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EC takes back €141k in agriculture expenditure from Ireland

The recovery of the money relates to funding provided that was unduly spent and is part of a wider recouping of nearly €55m from many EU member states.

File photo
File photo

THE EUROPEAN COMMISSION is taking back €141,000 from Ireland as part of an operation to recover funding that was unduly spent by the State and other European Union countries in the agricultural sector over the last ten years.

As part of the operation to recover over €54 million of expenditure under the Common Agricultural Policy (CAP) from member states, the Commission will take back €141,000 from Ireland having already clawed back €95,000.

Under the CAP, member states are responsible for paying out and checking expenditure while the Commission checks whether the countries have made correct use of the funds. If they haven’t then the Commission seeks to recover this money.

In total over €115 million is being claimed back by the Commission in what it calls its “clearance of accounts procedure” but as some of these amounts have already been recovered, the actual financial impact on member states comes to just over €54 million.

In Ireland’s case, €137,000 is being recovered after it was misapplied as agricultural funds for rural development between 2002 and 2005.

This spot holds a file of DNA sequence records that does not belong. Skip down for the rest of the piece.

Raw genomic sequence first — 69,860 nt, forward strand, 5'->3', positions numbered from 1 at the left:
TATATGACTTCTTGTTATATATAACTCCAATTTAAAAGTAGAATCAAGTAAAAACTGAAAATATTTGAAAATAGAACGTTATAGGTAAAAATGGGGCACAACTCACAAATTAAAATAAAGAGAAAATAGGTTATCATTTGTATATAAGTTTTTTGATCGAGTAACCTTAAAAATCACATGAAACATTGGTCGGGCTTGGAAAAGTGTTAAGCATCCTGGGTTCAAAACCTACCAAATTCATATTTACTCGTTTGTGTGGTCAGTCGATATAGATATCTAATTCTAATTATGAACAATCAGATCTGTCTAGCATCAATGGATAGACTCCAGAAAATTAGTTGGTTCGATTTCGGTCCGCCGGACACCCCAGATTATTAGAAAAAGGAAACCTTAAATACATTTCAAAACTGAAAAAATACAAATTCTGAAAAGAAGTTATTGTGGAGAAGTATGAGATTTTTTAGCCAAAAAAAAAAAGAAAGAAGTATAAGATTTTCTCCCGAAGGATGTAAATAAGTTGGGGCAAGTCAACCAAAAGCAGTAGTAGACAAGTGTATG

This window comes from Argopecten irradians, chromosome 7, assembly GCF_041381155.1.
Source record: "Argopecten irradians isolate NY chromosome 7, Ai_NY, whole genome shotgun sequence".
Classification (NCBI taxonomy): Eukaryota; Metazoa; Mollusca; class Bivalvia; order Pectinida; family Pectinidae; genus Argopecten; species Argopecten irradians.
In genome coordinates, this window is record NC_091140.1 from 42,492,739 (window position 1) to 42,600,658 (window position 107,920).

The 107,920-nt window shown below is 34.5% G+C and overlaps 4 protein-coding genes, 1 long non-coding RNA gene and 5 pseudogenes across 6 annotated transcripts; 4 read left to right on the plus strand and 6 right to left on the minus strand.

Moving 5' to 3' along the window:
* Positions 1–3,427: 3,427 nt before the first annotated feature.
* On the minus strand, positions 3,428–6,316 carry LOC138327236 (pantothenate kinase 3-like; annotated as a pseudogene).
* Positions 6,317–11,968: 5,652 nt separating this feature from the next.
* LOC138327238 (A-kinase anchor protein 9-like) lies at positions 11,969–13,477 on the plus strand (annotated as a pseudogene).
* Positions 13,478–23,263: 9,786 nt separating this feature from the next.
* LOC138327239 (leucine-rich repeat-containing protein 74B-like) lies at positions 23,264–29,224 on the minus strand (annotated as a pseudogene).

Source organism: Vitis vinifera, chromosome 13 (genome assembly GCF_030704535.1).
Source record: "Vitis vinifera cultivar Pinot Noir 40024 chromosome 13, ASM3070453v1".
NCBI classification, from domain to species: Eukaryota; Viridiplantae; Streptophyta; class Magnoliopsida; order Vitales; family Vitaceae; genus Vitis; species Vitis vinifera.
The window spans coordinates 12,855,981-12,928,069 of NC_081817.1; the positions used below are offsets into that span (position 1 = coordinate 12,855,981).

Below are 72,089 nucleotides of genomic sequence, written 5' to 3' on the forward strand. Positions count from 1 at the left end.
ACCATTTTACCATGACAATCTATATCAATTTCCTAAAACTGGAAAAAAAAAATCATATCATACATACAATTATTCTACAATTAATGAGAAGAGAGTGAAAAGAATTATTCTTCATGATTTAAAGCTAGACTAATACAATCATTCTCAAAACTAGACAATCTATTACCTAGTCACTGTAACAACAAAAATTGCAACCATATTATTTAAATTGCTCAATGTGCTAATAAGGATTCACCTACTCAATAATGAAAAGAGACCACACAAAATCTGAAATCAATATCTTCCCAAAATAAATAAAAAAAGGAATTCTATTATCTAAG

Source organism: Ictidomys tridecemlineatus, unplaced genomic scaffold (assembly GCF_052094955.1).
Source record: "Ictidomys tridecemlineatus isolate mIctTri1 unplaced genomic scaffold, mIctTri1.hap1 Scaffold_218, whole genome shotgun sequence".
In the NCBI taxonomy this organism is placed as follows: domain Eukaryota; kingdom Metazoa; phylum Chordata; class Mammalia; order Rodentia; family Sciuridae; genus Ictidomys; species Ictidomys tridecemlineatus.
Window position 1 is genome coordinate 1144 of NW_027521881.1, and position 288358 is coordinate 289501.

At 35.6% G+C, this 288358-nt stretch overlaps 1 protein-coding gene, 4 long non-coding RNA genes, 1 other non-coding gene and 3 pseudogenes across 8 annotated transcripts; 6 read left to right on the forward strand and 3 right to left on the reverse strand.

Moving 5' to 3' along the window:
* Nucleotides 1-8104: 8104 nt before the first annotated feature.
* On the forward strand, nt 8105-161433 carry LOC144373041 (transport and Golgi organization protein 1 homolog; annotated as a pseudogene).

As well as this, €4,000 is being taken back because the storage of sugar and cereals did not meet the “regulatory minimum control level” between 2005 and 2006.

Around €95,000 has already been taken back from Ireland for the financial year 2010 due to non-compliance by Ireland with payment deadlines.

The money being reclaimed from Ireland is relatively small when compared to the €29.8 million being taken back from the UK.

The Commission says it is taking back this amount due to “weaknesses in their sanctioning system” and “inadequate” implementation of guidelines related to management and conditions within the agriculture sector in the UK.

Over €27 million is being taken back from Italy because of late payments to farmers. While over €14.6 million is being recovered from the Netherlands, partly because what the Commission says is a “deficient sanctioning system”.

A full breakdown of how much the Commission is claiming back and from which countries is available here.

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Hugh O'Connell

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